Disability and cycling technology: A socio-historical analysis

Authors

  • Glen Norcliffe York University
  • Ron Buliung University of Toronto
  • Annika Kruse University of Graz, Austria
  • John Radford York University

DOI:

https://doi.org/10.18061/dsq.v42i1.8276

Keywords:

cycles, social construction, technology, constructivism

Abstract

This article explores longstanding links between cycling and disability. Social models of disability and closely related theories on the social construction of technology are central to our approach. The former insists that disability is a social construct; the latter views technology as socially formed. Disabled persons engage in cycling for, among other things, the pleasure of moving about the city and countryside, parks and neighbourhoods, to access places of work and study, and to gain greater independence in their daily lives. They have played an active role in the development and adaptation of cycles to make them better suited to particular needs. Disabled persons, their friends and family, and technicians have shared ideas and information to design cycling machines that reduce the limitations of technologies and environments developed for so-called "able" bodies. Here, we present a typology identifying seven types of cycles that were and are used by disabled persons for varying purposes. They are as follows: transporters, pedomotives, manumotives, sociables, stability machines, tandems, and power-assisted bikes. In each case, examples existed in the nineteenth century or earlier but social construction and improved materials and technology have dramatically enhanced their utility in recent years.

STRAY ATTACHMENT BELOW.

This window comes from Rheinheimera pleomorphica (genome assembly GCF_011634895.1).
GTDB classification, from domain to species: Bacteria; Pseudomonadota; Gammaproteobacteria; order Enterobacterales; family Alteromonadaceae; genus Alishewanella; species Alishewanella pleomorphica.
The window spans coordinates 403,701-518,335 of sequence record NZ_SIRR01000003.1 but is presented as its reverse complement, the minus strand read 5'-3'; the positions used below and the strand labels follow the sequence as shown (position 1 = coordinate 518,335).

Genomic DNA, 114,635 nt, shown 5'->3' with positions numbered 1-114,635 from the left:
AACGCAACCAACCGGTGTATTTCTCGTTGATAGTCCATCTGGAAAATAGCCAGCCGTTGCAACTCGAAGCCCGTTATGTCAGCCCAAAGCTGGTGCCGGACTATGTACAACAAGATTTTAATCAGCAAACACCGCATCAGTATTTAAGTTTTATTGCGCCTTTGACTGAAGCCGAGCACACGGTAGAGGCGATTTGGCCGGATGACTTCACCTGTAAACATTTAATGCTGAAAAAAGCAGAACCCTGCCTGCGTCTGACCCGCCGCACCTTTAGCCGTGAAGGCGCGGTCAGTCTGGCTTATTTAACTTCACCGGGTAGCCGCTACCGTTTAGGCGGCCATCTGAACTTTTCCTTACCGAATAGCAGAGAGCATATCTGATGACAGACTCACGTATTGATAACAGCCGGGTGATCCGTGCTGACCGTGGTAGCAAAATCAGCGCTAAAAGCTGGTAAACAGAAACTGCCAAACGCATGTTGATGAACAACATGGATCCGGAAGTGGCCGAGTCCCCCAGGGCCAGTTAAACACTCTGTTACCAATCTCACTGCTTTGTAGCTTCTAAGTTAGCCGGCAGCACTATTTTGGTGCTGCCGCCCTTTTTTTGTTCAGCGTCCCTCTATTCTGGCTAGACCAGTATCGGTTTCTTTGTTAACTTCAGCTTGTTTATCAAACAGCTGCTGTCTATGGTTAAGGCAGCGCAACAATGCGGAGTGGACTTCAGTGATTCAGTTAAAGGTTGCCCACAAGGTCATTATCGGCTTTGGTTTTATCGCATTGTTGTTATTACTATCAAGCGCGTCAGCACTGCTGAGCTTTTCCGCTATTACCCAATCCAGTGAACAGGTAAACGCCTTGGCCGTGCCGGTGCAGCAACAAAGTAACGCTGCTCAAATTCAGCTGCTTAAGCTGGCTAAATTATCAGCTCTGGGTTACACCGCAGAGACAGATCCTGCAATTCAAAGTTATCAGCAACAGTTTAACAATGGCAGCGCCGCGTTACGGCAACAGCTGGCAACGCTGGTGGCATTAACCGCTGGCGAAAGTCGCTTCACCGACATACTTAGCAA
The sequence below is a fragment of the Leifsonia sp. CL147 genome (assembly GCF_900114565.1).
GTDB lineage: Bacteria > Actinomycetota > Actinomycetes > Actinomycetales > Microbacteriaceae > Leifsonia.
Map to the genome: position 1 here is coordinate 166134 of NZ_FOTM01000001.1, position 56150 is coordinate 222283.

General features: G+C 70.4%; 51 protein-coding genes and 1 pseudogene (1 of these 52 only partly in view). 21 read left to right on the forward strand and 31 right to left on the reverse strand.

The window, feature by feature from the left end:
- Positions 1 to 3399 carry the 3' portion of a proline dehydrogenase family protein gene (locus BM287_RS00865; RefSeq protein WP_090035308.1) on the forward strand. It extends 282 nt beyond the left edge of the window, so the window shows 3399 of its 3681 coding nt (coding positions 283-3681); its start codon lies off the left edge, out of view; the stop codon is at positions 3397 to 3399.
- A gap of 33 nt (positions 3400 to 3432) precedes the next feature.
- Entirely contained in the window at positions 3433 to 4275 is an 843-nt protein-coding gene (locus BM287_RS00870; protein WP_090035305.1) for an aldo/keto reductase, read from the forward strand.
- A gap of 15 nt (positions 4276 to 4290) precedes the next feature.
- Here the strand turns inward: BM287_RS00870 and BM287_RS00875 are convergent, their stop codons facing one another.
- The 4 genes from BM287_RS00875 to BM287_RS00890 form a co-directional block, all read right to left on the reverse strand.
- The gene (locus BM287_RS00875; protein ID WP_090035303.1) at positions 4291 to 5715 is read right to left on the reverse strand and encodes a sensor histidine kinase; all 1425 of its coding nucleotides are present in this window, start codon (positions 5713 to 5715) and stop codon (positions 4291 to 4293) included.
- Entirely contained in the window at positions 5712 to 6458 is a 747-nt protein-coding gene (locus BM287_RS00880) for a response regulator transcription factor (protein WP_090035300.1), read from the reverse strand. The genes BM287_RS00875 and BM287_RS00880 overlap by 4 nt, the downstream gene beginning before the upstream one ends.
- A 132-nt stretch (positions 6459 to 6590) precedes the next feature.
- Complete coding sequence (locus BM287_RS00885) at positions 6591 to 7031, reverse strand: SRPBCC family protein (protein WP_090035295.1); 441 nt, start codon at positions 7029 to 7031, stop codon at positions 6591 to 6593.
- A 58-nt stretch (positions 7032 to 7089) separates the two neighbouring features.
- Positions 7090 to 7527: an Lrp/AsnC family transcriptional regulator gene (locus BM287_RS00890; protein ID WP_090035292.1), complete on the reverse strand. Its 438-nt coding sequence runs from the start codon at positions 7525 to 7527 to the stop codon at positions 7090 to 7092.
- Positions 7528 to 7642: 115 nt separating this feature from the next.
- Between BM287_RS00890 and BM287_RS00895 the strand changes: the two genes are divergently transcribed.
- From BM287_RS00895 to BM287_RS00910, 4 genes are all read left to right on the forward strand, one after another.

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Published

2022-08-18